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January 24, 2012

Canal des Deux Mers: Montauban to Castelsarrasin

Filed under: Canal boating, Canal des Deux Mers, Europe, France, Infrared, Photography, Travel — Tags: , — anotherheader @ 8:00 pm

Cruising between the locks near Montech. The water slope is on the left. (color IR)

Canal de Montech and Canal de Garonne

Our day in Montauban started with a scolding.  The port’s Le Boat agent gruffly informed Becky that the Herault was moored in a “reserved” spot.  When we tied up the prior day the agent was out for the long French lunch.  All around the pier we searched dutifully for “no mooring” signs; we found none.  So it was news to us that Le Boat, a barge rental company, had dibs on the docks in the port.  In any event, as the saying goes, it is better to ask forgiveness than permission.  In this case our option was to wait hours in a hot boat to ask for authorization to moor where we couldn’t.

The reprimand reminded us that we prefer to be admonished in French, or English with a heavy French accent as it was in this case, rather than in German.  Being chastised in German sounds serious; the German language is the iron fist.  In German, when you are being scolded, there must be serious consequences coming soon.  On the other hand, the French language is the velvet glove.  It is hard to take anything said in French or with a heavy French accent too seriously.

The rebuke encouraged a rapid departure from Montauban.  Locking down on the Canal de Montech nine locks needed to be cycled before we could return to the Canal de Garonne.  We took advantage of the canal’s remote control lock activation system by dropping Becky with the remote commander, Gigi, and a bike, on shore so they could ride ahead and trigger the locks in advance of the Herault’s arrival.  At each lock, once our boat’s rope was set and the exit cycle button was pushed, Becky would mount up and pedal ahead to trigger the next lock.  The system worked well; the lock gates all opened just as the Herault arrived.  We returned to Montech near noon.  Our fast exit from Montauban left time for a pleasant lunch on the porch of the canal-side Michelin-listed restaurant in the old lockkeeper’s house, La Maison de l’Éclusier.  (Regrettably we’ve learned that this establishment is now closed.)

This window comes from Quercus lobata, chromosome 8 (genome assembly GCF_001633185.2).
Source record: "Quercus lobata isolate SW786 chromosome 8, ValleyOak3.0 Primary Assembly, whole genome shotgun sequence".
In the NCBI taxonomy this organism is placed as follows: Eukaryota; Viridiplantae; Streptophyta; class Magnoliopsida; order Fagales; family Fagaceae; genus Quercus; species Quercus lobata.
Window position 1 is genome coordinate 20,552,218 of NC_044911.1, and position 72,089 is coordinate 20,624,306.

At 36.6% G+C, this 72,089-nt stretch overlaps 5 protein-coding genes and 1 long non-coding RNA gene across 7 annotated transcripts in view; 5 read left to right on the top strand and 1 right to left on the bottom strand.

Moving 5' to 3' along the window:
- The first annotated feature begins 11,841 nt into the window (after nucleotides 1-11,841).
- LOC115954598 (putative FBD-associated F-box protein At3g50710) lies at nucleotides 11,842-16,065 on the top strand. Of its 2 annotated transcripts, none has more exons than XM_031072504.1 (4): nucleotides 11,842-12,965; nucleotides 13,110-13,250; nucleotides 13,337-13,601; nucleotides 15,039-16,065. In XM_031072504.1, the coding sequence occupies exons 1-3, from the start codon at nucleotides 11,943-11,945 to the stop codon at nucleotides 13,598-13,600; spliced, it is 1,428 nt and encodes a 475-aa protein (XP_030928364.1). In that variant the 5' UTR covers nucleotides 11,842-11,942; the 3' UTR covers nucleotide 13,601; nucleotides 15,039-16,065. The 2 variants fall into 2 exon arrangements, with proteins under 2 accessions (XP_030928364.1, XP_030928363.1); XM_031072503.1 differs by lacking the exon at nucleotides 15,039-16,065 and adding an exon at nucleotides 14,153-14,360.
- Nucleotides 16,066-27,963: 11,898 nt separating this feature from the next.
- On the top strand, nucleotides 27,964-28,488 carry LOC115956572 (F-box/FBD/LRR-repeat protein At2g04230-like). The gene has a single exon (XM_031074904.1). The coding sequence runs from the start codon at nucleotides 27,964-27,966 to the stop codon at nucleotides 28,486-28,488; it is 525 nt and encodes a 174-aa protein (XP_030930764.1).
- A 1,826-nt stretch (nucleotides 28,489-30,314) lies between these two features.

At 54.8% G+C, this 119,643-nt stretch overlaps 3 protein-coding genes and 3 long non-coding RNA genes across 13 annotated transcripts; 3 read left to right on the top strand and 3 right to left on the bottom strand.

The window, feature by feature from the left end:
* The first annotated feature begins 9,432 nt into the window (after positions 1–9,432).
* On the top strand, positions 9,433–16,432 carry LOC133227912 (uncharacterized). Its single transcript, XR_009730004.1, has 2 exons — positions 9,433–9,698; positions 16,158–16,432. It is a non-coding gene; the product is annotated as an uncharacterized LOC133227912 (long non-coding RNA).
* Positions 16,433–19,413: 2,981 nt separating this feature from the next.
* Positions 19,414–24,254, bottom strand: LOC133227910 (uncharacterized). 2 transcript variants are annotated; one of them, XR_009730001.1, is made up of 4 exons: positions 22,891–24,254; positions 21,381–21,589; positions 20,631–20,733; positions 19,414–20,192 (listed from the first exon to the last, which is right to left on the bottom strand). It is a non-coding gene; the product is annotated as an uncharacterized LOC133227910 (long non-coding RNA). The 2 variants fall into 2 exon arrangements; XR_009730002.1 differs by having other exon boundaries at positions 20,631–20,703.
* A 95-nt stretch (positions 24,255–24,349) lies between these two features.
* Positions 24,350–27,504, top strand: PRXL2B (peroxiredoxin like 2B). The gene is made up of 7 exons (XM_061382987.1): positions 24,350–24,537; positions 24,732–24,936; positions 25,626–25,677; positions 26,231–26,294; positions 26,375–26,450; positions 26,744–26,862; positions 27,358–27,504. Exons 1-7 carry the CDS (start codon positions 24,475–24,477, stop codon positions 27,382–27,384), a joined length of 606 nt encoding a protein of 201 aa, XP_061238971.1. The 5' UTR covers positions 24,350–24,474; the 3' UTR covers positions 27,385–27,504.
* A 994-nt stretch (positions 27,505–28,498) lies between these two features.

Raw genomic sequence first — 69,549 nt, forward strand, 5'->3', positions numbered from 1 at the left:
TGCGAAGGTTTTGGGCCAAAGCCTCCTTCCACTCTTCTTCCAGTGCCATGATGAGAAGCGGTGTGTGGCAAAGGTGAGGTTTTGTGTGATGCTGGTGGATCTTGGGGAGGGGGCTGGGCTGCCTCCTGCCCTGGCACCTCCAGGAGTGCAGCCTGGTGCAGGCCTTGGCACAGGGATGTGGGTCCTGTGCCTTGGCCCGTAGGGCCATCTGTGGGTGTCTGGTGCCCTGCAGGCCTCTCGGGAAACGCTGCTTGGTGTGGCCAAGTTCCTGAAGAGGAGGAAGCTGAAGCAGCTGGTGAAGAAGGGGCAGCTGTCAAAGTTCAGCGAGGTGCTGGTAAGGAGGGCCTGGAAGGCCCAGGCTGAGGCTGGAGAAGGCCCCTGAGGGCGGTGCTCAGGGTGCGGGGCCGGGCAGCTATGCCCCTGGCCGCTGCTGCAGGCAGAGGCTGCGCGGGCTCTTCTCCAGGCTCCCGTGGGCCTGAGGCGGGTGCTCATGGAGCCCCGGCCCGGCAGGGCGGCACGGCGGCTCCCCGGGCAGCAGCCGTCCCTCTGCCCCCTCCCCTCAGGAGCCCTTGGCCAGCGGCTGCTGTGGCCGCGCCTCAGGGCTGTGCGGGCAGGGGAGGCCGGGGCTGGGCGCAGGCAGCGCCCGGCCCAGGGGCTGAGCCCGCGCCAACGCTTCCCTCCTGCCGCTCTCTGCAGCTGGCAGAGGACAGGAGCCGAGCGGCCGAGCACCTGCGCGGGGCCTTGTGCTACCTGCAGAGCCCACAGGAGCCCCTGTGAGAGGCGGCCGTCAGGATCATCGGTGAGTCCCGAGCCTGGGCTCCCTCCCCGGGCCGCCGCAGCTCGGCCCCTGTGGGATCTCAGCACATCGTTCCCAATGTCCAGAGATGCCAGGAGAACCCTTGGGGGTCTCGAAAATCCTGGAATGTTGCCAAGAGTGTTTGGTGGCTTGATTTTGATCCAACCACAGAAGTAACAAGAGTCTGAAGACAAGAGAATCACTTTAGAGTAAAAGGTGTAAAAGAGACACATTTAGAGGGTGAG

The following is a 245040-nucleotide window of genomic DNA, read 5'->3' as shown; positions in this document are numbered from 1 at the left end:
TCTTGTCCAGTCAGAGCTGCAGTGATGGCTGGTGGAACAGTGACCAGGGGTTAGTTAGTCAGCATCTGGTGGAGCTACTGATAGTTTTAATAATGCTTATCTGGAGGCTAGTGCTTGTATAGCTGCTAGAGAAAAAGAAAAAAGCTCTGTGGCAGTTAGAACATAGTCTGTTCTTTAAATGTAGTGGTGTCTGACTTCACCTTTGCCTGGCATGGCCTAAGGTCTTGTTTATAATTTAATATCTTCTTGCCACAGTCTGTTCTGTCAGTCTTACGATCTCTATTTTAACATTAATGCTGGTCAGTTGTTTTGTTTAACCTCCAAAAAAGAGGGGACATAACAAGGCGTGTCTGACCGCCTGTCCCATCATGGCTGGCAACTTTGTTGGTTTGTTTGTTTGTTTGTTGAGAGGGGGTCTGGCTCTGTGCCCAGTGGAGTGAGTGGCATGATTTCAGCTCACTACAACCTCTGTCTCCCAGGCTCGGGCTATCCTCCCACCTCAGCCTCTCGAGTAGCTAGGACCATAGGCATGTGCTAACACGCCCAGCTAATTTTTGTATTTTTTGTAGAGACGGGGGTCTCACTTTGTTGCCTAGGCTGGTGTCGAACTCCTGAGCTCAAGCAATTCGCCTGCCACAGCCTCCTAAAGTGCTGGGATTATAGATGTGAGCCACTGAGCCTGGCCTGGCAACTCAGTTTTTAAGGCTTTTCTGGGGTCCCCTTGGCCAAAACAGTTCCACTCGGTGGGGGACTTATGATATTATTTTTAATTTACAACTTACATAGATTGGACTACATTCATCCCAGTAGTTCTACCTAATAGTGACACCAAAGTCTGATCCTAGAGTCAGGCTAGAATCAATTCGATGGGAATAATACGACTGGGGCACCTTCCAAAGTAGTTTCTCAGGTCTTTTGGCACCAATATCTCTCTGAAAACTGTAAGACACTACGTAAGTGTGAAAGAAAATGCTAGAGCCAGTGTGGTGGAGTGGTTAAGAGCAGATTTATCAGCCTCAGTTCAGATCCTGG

After lunch we continued our westward journey on the Canal de Garonne.  Just past the intersection with the Canal de Montech is the Montech Water Slope.  The Herault is too short to qualify to be moved by this locomotive driven wedge of water.  Indeed, I suspect that the water slope is rarely used these days.  We saw few moving barges that were long enough, 30 to 40 meters, to be eligible to bypass the parallel locks on the mechanical contraption.

In the Herault we descended from Montech on the linked set of five locks near the Water Slope.  After finishing the lock chain we continued down the canal through three more locks.   This brought us to the popular barging port in Castelsarrasin.  Castelsarrasin’s park-like grass banked port is pleasant on warm days.  We tied up, checked the port office and saw that it was closed for the day, and headed into the village searching once again for fresh vegetables.

A modern bridge crosses the Canal de Garonne near Montech. (Color IR converted to B&W.)

As usual we passed by six open pharmacies before we finally found a small convenience store.  Why are there so many pharmacies in France?  And why is it so hard to find fresh vegetables?  In the town’s Petite Casino “supermarché”, we rescued a collection of limp root vegetables two days after they should have been discarded.  These would have to do for the night’s meal.

The next day we’d move on along the Canal de Garonne.  Were we enticed to leave Castelsarrasin’s well-tended port to continue our search of fresh legumes?  Or did we leave because we wanted to get on with our journey?  At times it seems that our hunt for fresh food pulled us forward faster than the intrigue of the unseen sights ahead.  Maybe our cruise across France on Canal des Deux Mers was truly just a hunt for the next decent market.


Day 20

Start:  Montauban

Finish: Castelsarrasin

Travel time*:  7.2 hours

Cruising time**: 5.4 hours

Distance traveled:  24 kilometers

Lock chambers transited:  17 (this ties our personal record for the trip)

Weather:  Clear, warm

At the end of the day, our trip across France was 54% complete based on cruising time and 51% complete based on distance covered.  We had passed through 147 of the 246 locks (60%) of the locks that we would cross.

* The time between the start of the day and the end of the day.

**As measured by the hour meter on our boat.  When the motor is running we were either moving or standing by to move (like in a lock).

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